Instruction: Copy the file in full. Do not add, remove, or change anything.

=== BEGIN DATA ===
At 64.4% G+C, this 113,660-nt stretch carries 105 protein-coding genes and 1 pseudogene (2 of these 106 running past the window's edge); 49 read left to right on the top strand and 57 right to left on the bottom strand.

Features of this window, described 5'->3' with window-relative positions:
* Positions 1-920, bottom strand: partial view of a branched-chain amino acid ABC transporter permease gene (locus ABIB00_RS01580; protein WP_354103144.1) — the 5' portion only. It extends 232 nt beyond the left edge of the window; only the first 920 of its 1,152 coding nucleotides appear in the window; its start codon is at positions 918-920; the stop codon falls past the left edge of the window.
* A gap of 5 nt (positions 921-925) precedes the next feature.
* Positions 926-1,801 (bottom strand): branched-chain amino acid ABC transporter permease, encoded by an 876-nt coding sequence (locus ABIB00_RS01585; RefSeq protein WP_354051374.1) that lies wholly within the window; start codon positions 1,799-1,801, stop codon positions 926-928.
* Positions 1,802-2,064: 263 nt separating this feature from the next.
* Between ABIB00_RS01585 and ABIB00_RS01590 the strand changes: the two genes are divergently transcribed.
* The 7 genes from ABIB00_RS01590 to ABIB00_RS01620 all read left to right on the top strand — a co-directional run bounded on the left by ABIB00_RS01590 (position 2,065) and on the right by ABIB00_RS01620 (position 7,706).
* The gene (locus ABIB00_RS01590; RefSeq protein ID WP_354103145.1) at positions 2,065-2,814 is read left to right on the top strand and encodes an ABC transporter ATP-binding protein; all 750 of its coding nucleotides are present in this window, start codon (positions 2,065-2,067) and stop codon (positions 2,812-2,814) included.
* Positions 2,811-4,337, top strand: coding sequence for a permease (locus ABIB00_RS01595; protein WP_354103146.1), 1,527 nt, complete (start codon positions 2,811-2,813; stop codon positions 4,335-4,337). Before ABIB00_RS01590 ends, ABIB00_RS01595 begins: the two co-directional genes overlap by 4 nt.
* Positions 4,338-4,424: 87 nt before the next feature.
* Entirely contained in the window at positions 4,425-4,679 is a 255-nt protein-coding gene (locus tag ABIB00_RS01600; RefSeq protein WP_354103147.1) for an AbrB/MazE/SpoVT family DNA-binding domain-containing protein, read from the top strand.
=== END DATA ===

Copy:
At 64.4% G+C, this 113,660-nt stretch carries 105 protein-coding genes and 1 pseudogene (2 of these 106 running past the window's edge); 49 read left to right on the top strand and 57 right to left on the bottom strand.

Features of this window, described 5'->3' with window-relative positions:
* Positions 1-920, bottom strand: partial view of a branched-chain amino acid ABC transporter permease gene (locus ABIB00_RS01580; protein WP_354103144.1) — the 5' portion only. It extends 232 nt beyond the left edge of the window; only the first 920 of its 1,152 coding nucleotides appear in the window; its start codon is at positions 918-920; the stop codon falls past the left edge of the window.
* A gap of 5 nt (positions 921-925) precedes the next feature.
* Positions 926-1,801 (bottom strand): branched-chain amino acid ABC transporter permease, encoded by an 876-nt coding sequence (locus ABIB00_RS01585; RefSeq protein WP_354051374.1) that lies wholly within the window; start codon positions 1,799-1,801, stop codon positions 926-928.
* Positions 1,802-2,064: 263 nt separating this feature from the next.
* Between ABIB00_RS01585 and ABIB00_RS01590 the strand changes: the two genes are divergently transcribed.
* The 7 genes from ABIB00_RS01590 to ABIB00_RS01620 all read left to right on the top strand — a co-directional run bounded on the left by ABIB00_RS01590 (position 2,065) and on the right by ABIB00_RS01620 (position 7,706).
* The gene (locus ABIB00_RS01590; RefSeq protein ID WP_354103145.1) at positions 2,065-2,814 is read left to right on the top strand and encodes an ABC transporter ATP-binding protein; all 750 of its coding nucleotides are present in this window, start codon (positions 2,065-2,067) and stop codon (positions 2,812-2,814) included.
* Positions 2,811-4,337, top strand: coding sequence for a permease (locus ABIB00_RS01595; protein WP_354103146.1), 1,527 nt, complete (start codon positions 2,811-2,813; stop codon positions 4,335-4,337). Before ABIB00_RS01590 ends, ABIB00_RS01595 begins: the two co-directional genes overlap by 4 nt.
* Positions 4,338-4,424: 87 nt before the next feature.
* Entirely contained in the window at positions 4,425-4,679 is a 255-nt protein-coding gene (locus tag ABIB00_RS01600; RefSeq protein WP_354103147.1) for an AbrB/MazE/SpoVT family DNA-binding domain-containing protein, read from the top strand.